Scientific Direction

Anna Sapino, M.D.
Full Professor
Phone. +39.011.9933465

Anna Sapino
Mission and scientific coordination
The Candiolo Cancer Institute is a biomedical and clinical research center entirely devoted to the study and the treatment of cancer. Its mission is to transfer experimental preclinical information into clinical practice, through the continuous flow of knowledge from the fields of genetics, molecular and cell biology and pathology. The Institute aims to offer a significant contribution to the defeat of the disease through scientific research and clinical practice of excellence. In order to fulfill these goals, the Institute: (i) capitalizes on knowledge by conducting scientific research in oncology and – at the same time - by promoting fast transfer of knowledge to the clinical practice; (ii) provides assistance in cancer prevention, including the identification of genetic risk factors; (iii) performs diagnostic studies, using state-of-the-art instrumentation and technology; (iv) provides a full cycle of treatment on the premises, employing - besides the best conventional therapies - protocols for novel targeted therapies and clinical trials for ‘precision medicine’.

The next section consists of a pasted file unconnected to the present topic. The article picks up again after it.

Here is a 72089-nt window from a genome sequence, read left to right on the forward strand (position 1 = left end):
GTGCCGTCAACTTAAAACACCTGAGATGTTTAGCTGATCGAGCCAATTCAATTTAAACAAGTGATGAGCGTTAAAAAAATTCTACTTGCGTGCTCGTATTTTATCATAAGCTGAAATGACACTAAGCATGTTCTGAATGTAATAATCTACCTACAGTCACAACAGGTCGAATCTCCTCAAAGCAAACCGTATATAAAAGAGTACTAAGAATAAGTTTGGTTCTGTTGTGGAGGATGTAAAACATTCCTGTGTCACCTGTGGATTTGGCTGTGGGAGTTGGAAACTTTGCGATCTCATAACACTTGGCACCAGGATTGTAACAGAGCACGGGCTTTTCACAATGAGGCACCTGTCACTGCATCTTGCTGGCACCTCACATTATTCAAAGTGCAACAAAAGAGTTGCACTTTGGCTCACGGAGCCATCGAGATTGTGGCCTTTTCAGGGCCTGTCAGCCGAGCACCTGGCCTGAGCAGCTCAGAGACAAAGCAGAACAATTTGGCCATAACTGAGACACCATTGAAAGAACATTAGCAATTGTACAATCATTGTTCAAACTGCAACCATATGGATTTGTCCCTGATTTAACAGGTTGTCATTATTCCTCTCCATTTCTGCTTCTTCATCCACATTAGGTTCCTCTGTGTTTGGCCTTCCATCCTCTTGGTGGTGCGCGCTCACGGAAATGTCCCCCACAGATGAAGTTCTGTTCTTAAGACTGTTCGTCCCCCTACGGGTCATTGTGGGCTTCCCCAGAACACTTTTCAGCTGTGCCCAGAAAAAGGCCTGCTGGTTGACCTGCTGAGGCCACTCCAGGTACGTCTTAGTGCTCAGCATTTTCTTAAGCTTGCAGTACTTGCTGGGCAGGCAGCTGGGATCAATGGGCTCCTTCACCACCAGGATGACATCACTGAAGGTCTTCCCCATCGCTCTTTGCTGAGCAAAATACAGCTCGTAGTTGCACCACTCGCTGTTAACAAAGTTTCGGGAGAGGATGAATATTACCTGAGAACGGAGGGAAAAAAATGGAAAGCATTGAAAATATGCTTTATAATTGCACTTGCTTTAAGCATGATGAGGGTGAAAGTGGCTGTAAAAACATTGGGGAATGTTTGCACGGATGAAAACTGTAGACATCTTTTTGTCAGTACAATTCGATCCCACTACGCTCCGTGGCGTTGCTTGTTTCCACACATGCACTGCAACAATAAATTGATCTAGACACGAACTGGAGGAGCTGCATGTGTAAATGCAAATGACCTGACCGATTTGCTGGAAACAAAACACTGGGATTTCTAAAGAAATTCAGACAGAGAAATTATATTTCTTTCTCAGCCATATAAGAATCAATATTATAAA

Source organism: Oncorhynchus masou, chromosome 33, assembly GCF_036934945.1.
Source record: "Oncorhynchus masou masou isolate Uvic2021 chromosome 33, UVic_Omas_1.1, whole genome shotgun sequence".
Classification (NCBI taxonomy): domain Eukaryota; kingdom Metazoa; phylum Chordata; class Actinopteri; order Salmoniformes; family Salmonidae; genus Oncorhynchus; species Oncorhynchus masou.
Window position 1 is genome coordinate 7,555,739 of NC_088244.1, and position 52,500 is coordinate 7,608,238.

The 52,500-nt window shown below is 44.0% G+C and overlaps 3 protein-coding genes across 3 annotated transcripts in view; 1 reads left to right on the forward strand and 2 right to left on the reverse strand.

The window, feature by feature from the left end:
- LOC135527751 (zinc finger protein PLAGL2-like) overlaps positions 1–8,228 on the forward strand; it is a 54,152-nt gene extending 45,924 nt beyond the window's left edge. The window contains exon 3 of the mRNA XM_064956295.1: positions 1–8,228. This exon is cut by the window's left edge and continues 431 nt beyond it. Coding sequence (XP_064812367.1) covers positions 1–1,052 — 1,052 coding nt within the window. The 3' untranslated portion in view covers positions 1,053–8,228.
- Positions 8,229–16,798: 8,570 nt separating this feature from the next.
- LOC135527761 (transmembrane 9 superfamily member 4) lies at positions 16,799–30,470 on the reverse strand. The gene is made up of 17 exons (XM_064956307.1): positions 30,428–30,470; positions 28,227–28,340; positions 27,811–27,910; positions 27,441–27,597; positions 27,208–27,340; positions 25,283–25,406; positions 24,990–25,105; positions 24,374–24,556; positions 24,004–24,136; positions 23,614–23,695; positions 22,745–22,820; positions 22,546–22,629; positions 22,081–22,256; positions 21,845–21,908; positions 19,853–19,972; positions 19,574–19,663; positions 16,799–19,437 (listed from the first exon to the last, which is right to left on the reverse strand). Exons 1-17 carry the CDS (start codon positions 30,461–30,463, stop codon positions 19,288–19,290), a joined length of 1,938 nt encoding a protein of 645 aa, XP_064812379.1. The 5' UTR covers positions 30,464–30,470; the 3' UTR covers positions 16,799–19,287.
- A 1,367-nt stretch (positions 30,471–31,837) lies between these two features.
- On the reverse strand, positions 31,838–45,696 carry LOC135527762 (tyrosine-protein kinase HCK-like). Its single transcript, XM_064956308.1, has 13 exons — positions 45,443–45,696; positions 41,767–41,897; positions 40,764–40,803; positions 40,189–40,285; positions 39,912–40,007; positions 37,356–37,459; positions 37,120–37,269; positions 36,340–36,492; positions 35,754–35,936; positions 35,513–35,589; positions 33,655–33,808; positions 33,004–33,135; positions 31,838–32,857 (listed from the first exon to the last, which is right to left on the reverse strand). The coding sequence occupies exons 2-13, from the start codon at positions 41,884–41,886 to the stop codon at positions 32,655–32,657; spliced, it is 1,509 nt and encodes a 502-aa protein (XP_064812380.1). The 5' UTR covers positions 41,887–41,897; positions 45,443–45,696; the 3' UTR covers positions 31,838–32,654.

Clinical and basic research makes the Institute of Candiolo a center of excellence focussed on the study, prevention, and treatment of the dreadful complication of cancer, metastasis.
Molecular diagnosis and “precision” medicine
The success of targeted therapies is based on the rationale that the target molecule is ‘druggable’ - as a consequence of the genetic anomaly - in the tumor but not in healthy tissues. Therefore the target molecule deactivation has consequences restricted to the neoplastic mass, with a minimum of ‘off-target’ consequences, leading to generic organ damage. This notion has two important clinical outcomes: first of all, before treating patients with a given targeted therapy, it is necessary to verify the presence of the genetic lesion “predictive” of sensitivity to the drug. Second - in the perspective of targeted therapies - tumors will be classified not only according to their site of origin and/or morphological features, but also by the molecular lesion(s) which earmark them and, at the same time, make them vulnerable to a targeted treatment. Therefore, new therapies are not only “targeted” but also “personalized”. This new approach is called “precision medicine”.

Clinical Research
At the Institute, oncologists, surgeons and radiotherapists cooperate with scientists to design clinical trials based on molecular data, intended to verify hypotheses and generate novel ones. In order to make this cooperation productive, the Institute manages a daily net of interactions involving formal aspects (seminars and meetings), training (refresher courses and lessons), and operational efforts (contacts with pharmaceutical companies, and management of regulatory instruments). Clinical Research is the last and more direct haven to improve the assistance to cancer patients, providing them with the most appropriate, novel, safe and effective therapeutic approach, in accordance with the genetic profile of their own tumor, as an ultimate means of increasing their life expectancy.

Investigational Clinical Oncology (INCO)